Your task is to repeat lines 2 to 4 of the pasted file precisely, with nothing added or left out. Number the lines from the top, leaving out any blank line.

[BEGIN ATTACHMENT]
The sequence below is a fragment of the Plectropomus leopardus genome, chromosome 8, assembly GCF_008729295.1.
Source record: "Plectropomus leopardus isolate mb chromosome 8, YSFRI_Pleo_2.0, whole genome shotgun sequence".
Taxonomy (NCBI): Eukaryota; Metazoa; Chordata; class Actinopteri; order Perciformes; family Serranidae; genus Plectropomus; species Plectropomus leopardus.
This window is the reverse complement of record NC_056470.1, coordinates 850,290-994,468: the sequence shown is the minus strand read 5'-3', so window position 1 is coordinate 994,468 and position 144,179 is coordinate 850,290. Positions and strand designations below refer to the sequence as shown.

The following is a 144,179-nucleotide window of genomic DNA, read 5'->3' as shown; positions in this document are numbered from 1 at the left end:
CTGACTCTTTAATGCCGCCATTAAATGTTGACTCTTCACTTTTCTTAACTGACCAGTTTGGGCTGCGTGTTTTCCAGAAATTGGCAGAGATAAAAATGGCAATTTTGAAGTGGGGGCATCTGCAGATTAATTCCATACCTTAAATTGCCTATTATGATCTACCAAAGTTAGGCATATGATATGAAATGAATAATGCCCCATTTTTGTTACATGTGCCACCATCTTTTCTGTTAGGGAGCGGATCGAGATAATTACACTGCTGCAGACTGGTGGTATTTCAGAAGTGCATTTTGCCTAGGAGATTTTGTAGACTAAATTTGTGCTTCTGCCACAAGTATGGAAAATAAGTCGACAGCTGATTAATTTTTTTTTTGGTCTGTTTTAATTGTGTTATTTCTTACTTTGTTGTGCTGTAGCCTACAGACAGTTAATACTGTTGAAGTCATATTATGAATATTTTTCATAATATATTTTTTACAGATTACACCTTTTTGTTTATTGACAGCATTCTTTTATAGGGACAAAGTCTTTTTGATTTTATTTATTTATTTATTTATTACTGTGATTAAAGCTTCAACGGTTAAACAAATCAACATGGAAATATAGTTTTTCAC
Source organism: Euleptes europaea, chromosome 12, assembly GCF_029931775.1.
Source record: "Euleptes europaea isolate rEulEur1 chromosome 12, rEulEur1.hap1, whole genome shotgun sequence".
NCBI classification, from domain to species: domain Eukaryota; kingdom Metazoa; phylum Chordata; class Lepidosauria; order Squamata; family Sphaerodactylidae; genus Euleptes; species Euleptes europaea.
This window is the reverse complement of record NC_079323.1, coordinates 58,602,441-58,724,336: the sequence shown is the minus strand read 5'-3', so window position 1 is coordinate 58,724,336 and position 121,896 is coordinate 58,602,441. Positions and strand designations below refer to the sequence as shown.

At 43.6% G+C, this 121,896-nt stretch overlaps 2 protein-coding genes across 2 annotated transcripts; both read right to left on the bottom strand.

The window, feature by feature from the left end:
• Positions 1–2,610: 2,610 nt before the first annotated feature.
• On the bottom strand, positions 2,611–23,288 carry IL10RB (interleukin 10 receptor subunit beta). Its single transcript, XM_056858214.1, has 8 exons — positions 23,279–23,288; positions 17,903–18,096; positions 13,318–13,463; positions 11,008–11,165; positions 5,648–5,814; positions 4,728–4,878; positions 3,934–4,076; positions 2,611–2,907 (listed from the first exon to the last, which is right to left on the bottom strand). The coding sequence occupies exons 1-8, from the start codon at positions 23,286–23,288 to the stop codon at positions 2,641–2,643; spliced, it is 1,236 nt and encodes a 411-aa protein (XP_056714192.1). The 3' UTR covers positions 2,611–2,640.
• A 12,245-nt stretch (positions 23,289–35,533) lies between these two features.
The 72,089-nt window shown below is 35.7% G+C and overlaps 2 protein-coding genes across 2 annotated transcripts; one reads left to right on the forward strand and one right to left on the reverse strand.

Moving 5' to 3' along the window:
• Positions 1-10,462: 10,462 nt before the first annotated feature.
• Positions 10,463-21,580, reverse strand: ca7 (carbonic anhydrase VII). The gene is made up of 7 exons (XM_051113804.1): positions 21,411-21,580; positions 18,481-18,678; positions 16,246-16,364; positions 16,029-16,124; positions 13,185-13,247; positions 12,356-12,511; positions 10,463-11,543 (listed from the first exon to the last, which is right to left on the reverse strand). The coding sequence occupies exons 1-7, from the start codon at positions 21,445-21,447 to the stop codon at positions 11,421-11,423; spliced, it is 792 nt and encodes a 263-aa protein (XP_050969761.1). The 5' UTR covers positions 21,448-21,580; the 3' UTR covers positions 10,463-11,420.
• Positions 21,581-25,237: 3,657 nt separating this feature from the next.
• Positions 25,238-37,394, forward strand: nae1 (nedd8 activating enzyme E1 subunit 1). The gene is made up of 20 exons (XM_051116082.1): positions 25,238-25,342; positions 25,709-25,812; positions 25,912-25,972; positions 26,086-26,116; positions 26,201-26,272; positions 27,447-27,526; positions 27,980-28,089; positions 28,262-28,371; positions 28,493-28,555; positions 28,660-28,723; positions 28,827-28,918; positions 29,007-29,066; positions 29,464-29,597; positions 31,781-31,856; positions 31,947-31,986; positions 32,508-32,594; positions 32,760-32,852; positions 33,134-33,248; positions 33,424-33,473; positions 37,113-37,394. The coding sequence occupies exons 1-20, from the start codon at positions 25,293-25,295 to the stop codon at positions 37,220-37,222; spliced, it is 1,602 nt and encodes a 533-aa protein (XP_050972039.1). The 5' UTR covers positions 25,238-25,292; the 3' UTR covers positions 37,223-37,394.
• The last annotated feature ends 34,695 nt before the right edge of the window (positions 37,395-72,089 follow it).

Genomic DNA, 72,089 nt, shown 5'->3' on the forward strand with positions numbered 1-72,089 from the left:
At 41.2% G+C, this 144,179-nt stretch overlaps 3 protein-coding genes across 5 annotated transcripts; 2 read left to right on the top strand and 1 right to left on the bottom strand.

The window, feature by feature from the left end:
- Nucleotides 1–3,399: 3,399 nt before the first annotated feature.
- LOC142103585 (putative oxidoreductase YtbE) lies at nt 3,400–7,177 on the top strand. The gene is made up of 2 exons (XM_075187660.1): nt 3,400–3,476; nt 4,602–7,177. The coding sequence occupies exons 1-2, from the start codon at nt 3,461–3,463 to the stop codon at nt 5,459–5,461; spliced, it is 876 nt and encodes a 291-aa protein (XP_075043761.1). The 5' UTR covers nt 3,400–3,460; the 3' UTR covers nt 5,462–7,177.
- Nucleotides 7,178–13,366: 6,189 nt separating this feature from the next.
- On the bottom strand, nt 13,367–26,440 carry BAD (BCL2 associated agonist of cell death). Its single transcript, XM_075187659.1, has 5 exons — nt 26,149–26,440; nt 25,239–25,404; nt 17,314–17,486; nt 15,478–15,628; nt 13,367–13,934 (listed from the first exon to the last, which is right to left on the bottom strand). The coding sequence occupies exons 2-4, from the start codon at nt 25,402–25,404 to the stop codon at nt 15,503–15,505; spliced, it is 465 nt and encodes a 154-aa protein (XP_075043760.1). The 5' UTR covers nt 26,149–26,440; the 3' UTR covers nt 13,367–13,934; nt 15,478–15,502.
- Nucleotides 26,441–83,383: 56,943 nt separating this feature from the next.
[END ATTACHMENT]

Source record: "Plectropomus leopardus isolate mb chromosome 8, YSFRI_Pleo_2.0, whole genome shotgun sequence".
Taxonomy (NCBI): Eukaryota; Metazoa; Chordata; class Actinopteri; order Perciformes; family Serranidae; genus Plectropomus; species Plectropomus leopardus.
This window is the reverse complement of record NC_056470.1, coordinates 850,290-994,468: the sequence shown is the minus strand read 5'-3', so window position 1 is coordinate 994,468 and position 144,179 is coordinate 850,290. Positions and strand designations below refer to the sequence as shown.